Solidity does not exist in them (nec esse in ea ullam soliditatem)

  • ‘…but this form is not body, but quasi-body [quasi corpus], nor has it blood, but quasi-blood’ given such statements one might at first think of a statue as a good analogy. But as we know, every discrete object will eventually break up into the parts that composed it. “τὸ λέγειν ὡς οὐδ' ἐν τοῖς σώμασιν καταλείπει τοὺς θ[εούς] ‘τῶν σωμάτων’ λέγων ‘τὰ μὲν εἶναι συγκρίσεις, τὰ δ' ἐξ ὧν αἱ συγκρίσεις πεπόηνται.’ μήτε γὰρ ἀτόμους νομίζειν τοὺς θεοὺς μήτε συγκρίσεις, ἐπειδήπερ οὗτοι μὲν διαιώνιοι τελέως, αἱ δὲ πᾶσαι φθαρταί. μηδὲν δὲ σῶμ' ἔχειν τοὺς θεοὺς ἀφθάρτους ὄντας, [they say that] regarding the claim that (Epicurus) does not allow the gods to be bodies when he says ‘of bodies some are compounds, and others are those things out of which compounds are formed’ for he considers the gods to be neither simple entities nor compounds, since those are completely eternal, while these are destructible, so in no way can gods have bodies, since they are indestructible (Philodemus On Piety column 2, Obbink lines 34-50).”


    For the gods “there is in them no solidity, so to speak, or numerical identity, like those things which on account their compactness he calls ‘solids’ (ND I.37.105)” Not every object is discrete. Some objects are formed by a process: as in the common example of a waterfall, which although a flowing mass of constantly changing matter, we nevertheless “κατ᾽ ἀριθμὸν ὑφεστῶτας, conceive (them) as numerically distinct (ΔΛ Χ139)”


    Of course, no amount of assault against such a nondiscrete object will effect its continued existence (following our analogy, stabbing a waterfall with a sword is inconsequential to the existence of a waterfall). “εἴ γ' εὐ[σκοποῦσίν] φησιν φύσιν τούτων πραγμάτων καὶ πολλῶν αὐτὴν περιεστώτων δοξ[άζειν ἐξεῖναι] καὶ πολλοῖς [ἀι]δίοις [θεοῖς κἀθα]νάτοις [εἶναι], (Epicurus says) that he thinks that is is possible for their nature to exist even with many troubles surrounding it, and that it is possible thus for many eternal and immortal gods to exist (Philodemus On Piety column 3, Obbink lines 62-70).”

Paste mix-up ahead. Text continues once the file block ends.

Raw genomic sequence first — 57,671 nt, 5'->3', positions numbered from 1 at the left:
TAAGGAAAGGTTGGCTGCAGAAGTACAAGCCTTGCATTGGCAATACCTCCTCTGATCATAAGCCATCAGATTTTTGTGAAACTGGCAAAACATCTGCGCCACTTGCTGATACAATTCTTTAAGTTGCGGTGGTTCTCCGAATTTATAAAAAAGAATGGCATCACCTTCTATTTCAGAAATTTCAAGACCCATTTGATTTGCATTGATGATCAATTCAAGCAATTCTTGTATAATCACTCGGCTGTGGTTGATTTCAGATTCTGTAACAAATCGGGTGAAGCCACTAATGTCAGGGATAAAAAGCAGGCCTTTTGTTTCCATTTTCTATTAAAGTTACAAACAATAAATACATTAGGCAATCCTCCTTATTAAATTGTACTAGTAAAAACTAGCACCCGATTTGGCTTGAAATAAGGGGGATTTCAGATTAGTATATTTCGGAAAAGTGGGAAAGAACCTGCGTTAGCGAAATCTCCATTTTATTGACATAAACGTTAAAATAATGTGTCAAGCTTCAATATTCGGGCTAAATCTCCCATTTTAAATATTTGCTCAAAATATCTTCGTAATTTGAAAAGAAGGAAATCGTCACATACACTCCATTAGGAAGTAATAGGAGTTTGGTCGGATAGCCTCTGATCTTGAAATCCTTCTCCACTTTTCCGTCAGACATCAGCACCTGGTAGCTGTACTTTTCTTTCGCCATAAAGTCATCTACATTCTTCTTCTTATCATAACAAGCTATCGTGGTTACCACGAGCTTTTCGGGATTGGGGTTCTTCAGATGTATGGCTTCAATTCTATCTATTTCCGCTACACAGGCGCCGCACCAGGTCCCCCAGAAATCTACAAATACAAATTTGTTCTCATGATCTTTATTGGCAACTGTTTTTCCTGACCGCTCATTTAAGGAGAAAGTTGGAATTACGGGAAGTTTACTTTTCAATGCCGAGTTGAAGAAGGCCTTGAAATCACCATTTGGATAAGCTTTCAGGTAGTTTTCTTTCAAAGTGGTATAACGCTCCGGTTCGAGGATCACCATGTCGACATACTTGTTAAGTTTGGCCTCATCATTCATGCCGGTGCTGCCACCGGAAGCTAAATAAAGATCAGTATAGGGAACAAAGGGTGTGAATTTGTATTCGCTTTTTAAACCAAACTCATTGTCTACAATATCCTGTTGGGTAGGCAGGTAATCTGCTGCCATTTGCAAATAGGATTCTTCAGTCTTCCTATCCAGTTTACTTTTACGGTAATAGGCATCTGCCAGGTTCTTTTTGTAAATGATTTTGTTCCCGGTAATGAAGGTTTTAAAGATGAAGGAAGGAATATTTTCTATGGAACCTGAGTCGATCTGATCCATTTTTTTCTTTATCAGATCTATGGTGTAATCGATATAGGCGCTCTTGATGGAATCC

The only threat to a nondiscrete ‘constant flow’ existence is insufficient supply of material. However, the material in the entire universe is infinite. In the infinity of space with infinite material, that there will be areas through which matter infinitely passes is a certainty. This process can take any shape, and when in the shape of man, here we find gods. They are certain to exit. They are certainly eternal. They are certainly indestructible. “...οὓς δὲ καθ᾽ ὁμοείδειαν, ἐκ τῆς συνεχοῦς ἐπιρρύσεως τῶν ὁμοίων εἰδώλων, ἐπὶ τὸ αὐτὸ ἀποτετελεσμένους ἀνθρωποειδεῖς, in a similar shape, from the continuous influx of similar films, to the same place where they are rendered as human-shaped (ΔΛ Χ139).”


    Mελετᾶν οὖν χρὴ τὰ ποιοῦντα τὴν εὐδαιμονίαν.

    It is necessary to study what produces wellbeing.